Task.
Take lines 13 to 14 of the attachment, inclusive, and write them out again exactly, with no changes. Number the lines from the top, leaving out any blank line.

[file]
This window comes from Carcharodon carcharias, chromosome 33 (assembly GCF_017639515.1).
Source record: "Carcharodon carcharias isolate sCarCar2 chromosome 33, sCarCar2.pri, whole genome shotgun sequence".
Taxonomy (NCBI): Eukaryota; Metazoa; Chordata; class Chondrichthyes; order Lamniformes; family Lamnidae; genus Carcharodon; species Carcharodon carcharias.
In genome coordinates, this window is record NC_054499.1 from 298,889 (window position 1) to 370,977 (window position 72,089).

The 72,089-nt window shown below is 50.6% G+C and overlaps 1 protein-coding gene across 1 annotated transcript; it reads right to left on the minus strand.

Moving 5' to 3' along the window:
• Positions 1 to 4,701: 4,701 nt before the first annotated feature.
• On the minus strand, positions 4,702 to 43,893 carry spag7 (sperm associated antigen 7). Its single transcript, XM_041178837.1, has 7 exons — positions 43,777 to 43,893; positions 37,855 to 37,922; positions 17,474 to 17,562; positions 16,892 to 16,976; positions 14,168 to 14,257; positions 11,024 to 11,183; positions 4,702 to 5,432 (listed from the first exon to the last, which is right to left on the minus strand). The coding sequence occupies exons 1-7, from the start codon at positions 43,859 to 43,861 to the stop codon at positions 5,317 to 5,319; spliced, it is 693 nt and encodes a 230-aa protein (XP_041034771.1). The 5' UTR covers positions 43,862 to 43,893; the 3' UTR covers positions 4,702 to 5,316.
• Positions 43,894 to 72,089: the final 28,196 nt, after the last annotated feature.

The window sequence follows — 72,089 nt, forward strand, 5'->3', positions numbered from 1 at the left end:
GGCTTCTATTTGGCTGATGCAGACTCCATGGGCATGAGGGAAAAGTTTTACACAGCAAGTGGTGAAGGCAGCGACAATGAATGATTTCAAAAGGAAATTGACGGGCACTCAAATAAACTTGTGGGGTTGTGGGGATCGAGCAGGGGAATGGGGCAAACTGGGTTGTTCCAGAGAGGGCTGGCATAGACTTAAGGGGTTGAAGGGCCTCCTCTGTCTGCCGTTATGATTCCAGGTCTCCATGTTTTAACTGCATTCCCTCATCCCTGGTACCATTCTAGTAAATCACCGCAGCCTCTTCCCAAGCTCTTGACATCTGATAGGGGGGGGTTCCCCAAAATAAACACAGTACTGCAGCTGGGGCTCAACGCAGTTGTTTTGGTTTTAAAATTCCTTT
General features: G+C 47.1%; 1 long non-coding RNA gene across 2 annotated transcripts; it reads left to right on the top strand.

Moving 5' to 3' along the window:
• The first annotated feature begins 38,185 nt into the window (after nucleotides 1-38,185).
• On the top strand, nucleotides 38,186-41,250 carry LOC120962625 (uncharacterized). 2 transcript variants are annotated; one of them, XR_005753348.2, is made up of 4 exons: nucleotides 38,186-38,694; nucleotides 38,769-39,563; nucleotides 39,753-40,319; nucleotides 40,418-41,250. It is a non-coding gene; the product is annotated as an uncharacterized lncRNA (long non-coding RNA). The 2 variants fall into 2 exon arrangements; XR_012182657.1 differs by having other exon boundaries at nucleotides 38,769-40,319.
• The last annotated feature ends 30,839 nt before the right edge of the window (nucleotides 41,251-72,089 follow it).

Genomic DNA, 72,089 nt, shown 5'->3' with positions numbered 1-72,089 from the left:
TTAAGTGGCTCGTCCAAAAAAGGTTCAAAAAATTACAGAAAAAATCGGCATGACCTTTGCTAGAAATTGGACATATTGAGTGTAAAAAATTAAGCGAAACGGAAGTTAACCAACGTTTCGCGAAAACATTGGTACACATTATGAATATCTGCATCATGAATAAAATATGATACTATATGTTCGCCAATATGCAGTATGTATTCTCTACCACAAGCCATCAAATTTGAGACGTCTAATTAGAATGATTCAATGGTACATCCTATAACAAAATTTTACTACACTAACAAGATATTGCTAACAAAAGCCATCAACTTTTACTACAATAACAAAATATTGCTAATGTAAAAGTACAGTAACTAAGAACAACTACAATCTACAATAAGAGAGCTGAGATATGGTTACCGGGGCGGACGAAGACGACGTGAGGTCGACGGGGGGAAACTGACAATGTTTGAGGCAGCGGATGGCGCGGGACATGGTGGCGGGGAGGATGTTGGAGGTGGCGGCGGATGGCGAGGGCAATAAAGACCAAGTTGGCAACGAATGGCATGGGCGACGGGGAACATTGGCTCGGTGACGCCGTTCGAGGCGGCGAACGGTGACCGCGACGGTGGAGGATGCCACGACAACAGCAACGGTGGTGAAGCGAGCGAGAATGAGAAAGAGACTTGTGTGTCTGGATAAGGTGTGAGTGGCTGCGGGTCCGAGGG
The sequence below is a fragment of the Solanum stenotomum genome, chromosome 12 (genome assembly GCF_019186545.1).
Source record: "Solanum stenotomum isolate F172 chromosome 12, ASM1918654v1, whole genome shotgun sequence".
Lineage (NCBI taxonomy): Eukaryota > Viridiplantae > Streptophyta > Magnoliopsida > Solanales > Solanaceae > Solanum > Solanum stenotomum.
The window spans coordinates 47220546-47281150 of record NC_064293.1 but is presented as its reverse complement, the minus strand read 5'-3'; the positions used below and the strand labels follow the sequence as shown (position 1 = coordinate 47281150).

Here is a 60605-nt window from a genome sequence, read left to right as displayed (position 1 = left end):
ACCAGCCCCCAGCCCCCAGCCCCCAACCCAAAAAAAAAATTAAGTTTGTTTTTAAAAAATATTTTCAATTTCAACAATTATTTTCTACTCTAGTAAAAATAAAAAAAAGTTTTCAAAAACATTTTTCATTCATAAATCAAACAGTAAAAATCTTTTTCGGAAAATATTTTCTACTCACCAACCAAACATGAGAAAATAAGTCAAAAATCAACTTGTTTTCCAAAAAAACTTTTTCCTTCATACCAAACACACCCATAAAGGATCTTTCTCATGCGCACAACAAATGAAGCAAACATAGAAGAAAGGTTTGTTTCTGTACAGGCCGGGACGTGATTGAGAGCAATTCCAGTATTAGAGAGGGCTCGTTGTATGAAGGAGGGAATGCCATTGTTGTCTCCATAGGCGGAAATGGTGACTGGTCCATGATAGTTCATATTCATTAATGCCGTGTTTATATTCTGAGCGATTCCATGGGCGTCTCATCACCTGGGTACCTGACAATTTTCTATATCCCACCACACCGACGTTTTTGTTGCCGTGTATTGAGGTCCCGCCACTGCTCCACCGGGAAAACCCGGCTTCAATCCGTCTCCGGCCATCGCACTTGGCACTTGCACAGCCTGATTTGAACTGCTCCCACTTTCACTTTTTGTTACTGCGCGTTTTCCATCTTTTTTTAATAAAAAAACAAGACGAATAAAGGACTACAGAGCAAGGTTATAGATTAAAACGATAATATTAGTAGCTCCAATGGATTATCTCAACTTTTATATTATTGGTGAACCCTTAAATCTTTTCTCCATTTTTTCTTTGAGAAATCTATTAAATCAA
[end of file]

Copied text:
Moving 5' to 3' along the window:
• The first annotated feature begins 38,185 nt into the window (after nucleotides 1-38,185).